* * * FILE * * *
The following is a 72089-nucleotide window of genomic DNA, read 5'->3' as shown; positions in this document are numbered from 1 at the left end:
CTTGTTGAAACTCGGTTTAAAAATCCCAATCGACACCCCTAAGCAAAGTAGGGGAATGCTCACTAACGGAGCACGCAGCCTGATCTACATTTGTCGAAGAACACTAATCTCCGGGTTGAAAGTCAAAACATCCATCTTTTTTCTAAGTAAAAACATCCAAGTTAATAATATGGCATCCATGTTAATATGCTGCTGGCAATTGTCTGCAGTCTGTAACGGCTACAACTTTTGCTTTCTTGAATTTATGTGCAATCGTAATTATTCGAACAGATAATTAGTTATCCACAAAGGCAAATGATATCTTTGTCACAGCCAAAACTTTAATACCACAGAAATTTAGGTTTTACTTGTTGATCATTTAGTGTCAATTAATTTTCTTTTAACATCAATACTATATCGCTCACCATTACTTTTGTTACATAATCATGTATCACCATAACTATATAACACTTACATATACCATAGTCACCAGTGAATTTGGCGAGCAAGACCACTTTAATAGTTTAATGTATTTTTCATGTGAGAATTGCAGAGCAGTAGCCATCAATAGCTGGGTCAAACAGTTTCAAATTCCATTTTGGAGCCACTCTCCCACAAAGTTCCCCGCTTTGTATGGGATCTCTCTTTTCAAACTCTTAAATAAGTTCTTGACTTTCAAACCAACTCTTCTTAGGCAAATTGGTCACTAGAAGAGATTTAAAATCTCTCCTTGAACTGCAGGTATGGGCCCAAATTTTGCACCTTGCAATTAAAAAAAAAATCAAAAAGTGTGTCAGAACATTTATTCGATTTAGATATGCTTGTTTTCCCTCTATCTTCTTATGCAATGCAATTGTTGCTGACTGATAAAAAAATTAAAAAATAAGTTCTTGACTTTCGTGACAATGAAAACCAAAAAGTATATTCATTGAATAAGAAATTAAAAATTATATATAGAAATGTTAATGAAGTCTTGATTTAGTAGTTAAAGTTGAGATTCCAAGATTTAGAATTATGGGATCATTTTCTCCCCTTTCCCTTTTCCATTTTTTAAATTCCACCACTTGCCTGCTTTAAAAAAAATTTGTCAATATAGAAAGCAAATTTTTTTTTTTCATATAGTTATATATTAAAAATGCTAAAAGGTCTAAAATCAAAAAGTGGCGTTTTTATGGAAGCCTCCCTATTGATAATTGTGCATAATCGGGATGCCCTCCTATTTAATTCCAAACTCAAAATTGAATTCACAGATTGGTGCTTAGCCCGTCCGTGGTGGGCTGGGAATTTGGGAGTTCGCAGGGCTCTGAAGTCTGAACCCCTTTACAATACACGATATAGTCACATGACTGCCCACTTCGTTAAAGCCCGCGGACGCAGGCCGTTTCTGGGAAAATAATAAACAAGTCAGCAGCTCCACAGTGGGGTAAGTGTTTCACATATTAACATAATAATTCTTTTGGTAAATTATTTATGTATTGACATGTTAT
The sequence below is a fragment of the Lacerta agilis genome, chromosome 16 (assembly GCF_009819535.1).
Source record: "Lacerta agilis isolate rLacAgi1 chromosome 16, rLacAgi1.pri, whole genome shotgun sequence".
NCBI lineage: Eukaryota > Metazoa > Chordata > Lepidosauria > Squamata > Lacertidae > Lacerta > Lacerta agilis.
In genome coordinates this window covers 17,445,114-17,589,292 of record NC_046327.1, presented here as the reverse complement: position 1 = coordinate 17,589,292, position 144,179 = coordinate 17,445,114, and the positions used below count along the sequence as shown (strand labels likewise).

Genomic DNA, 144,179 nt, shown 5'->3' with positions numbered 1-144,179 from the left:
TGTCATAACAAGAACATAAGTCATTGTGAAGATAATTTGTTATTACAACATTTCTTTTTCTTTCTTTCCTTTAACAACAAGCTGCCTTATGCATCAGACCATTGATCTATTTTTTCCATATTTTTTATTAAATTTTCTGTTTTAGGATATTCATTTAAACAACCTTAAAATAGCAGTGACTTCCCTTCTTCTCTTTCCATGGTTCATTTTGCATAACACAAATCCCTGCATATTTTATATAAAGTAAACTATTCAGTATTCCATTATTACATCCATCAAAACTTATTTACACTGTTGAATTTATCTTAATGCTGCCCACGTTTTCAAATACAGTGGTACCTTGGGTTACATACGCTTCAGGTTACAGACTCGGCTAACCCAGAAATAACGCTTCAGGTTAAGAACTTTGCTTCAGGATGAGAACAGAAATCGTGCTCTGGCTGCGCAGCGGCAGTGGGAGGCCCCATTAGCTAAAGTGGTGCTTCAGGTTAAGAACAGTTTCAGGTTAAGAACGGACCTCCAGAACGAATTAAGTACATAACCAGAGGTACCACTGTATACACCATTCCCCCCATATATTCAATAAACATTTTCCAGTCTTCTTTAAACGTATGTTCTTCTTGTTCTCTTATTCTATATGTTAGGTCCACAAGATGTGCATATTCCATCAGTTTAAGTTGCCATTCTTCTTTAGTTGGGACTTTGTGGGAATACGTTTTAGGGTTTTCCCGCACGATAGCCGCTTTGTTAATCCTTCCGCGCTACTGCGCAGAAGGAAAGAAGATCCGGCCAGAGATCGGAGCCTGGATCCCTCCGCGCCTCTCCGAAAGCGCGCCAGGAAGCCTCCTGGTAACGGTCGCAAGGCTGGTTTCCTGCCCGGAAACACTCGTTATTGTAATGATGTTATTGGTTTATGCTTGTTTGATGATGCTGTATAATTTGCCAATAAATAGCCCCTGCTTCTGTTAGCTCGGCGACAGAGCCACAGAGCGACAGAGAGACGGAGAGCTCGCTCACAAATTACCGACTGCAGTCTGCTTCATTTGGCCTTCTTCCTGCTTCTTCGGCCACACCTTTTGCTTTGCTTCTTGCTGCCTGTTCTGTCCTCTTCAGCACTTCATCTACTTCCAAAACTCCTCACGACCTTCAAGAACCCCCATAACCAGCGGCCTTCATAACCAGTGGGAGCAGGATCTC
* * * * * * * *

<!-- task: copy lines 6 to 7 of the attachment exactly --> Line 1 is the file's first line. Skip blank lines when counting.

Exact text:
In genome coordinates this window covers 17,445,114-17,589,292 of record NC_046327.1, presented here as the reverse complement: position 1 = coordinate 17,589,292, position 144,179 = coordinate 17,445,114, and the positions used below count along the sequence as shown (strand labels likewise).

Genomic DNA, 144,179 nt, shown 5'->3' with positions numbered 1-144,179 from the left: